Masks: We All Wear Them

This one time, I went to Greece, and saw this statue

Have you ever felt like you’re faking your way through life? I have. Our faces are masks, displaying what we hope the world will see. We can project only what we want, and hide the rest within ourselves. Our clothes are layers that cover scars accumulated over the years. Makeup paints a face completely invented, possibly fake. No one has to know.

On my blog I wear a mask, as do all bloggers. The internet is the easiest place to display tiny bits of information. We can fabricate every detail, sculpt what we maybe wish was la verdad (truth). We withhold our identities, names, souls, locations (understandably, for our own safety). We let readers in only so far, slamming the doors in their faces when they are unwelcome.

There are people in our lives (and bloggers) who are those “open books.” They travel to the depths of their pain and spill stories some may consider too personal. This could be therapeutic. Maybe it’s engrained in their personalities to wash off their makeup, peel away the layers, and lift the masks away from their faces.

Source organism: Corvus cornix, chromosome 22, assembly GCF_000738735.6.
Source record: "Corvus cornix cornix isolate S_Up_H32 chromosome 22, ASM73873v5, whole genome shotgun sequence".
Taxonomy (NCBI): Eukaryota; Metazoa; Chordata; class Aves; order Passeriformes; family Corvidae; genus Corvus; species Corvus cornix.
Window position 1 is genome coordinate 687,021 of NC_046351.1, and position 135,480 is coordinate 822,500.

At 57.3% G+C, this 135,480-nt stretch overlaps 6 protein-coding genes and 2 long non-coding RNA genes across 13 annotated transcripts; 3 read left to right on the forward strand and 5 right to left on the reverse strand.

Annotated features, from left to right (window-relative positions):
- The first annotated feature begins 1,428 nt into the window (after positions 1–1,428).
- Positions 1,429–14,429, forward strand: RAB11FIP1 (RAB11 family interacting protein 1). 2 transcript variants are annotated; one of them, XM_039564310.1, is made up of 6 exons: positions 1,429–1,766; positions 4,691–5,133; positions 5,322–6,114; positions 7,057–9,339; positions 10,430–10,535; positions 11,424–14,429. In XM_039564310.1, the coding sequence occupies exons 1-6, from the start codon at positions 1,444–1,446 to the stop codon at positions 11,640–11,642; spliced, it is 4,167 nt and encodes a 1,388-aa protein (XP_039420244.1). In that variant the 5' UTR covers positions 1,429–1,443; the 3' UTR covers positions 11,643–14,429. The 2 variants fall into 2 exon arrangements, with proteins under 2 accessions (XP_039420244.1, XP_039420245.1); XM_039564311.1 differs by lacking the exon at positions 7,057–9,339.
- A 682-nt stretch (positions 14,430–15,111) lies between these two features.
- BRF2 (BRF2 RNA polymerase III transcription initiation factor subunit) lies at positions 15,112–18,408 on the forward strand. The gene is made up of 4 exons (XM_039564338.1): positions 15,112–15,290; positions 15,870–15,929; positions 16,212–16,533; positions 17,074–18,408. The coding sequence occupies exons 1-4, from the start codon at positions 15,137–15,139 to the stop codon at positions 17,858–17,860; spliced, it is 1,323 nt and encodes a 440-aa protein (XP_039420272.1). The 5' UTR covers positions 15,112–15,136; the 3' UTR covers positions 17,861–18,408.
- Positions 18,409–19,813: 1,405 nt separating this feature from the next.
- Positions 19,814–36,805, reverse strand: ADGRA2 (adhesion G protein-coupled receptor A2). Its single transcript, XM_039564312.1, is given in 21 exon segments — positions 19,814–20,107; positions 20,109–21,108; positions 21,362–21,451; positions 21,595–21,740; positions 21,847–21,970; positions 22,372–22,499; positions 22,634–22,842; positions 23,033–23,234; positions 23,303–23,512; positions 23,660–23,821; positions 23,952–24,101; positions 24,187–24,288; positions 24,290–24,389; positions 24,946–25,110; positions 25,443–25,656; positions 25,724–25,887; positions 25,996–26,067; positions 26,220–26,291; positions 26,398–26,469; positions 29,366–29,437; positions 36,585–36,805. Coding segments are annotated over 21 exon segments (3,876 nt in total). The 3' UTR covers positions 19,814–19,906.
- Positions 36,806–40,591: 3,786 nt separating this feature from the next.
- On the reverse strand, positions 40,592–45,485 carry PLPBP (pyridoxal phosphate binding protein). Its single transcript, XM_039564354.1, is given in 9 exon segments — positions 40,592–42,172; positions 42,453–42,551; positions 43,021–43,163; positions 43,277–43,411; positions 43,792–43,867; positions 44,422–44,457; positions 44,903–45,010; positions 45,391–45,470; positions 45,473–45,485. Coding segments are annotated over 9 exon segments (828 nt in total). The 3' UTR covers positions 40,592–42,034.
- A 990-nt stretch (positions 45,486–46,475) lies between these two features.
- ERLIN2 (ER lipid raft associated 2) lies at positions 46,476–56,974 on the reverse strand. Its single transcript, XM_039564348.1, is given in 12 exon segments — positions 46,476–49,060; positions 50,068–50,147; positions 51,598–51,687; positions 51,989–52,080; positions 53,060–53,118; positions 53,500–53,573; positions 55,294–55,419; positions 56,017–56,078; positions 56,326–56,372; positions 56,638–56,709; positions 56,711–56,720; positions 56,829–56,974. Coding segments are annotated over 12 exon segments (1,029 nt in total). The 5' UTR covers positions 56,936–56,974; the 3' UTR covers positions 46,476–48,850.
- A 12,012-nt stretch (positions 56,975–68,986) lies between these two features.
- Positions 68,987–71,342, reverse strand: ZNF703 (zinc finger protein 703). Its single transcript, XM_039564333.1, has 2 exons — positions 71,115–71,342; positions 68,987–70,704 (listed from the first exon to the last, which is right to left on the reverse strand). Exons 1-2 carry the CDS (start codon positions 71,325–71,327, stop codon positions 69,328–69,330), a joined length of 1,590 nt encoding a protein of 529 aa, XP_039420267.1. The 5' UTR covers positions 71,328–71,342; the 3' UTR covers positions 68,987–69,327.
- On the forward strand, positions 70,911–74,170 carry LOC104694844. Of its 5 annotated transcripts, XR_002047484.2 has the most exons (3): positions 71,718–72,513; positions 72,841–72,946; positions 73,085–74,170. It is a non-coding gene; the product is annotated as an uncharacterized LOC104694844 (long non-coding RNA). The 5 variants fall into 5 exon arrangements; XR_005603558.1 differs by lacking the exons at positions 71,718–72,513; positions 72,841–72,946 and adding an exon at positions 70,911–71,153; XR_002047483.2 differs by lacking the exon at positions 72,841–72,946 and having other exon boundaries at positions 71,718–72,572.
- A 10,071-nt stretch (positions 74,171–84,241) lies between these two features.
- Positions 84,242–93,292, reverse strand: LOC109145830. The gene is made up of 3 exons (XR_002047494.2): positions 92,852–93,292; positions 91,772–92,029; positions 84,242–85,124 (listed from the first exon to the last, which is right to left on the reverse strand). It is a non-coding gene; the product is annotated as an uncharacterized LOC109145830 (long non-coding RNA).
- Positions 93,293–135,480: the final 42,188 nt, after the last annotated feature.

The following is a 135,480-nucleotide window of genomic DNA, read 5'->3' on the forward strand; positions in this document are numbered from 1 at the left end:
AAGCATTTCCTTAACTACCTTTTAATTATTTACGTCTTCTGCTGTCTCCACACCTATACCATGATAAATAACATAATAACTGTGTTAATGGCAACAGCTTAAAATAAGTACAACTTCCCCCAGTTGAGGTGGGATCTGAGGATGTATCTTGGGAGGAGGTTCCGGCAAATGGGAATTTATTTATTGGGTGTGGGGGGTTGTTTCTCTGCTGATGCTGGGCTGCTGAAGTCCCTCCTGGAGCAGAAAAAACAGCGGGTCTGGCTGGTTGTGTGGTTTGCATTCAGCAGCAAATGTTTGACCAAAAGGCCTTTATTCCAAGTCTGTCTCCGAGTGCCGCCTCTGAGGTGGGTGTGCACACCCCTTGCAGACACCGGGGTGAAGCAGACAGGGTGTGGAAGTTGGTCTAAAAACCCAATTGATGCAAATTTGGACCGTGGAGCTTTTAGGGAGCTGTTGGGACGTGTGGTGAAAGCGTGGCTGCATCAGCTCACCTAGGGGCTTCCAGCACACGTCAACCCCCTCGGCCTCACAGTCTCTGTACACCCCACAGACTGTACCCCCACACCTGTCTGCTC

Yet at times, everyone has worn a mask. Some for years, others for only specific periods of their daily lives. At work when we want to look put together. For our friends who need us to listen and forget about our own problems for a while. In front of strangers who have no business seeing us without a painted face.

Throughout the ups and downs of life, trusting and mistrusting the hundreds of faces I’ve seen, I’ve learned something: It’s all about who is worth it. I wear a mask every day, depending on who I’m around. But I keep my life to myself unless I know the person is worth lifting away the mask for.

“Isn’t that tedious?”

Maybe. But I’d rather wear a mask for people who have not yet earned my trust.

Wearing makeup is tiring; washing it off is a relief. But once a cut heals, the scar is branded on your skin forever. You can cover it, but beneath the clothing, it’s still there. I would rather wear a mask until I know it’s safe.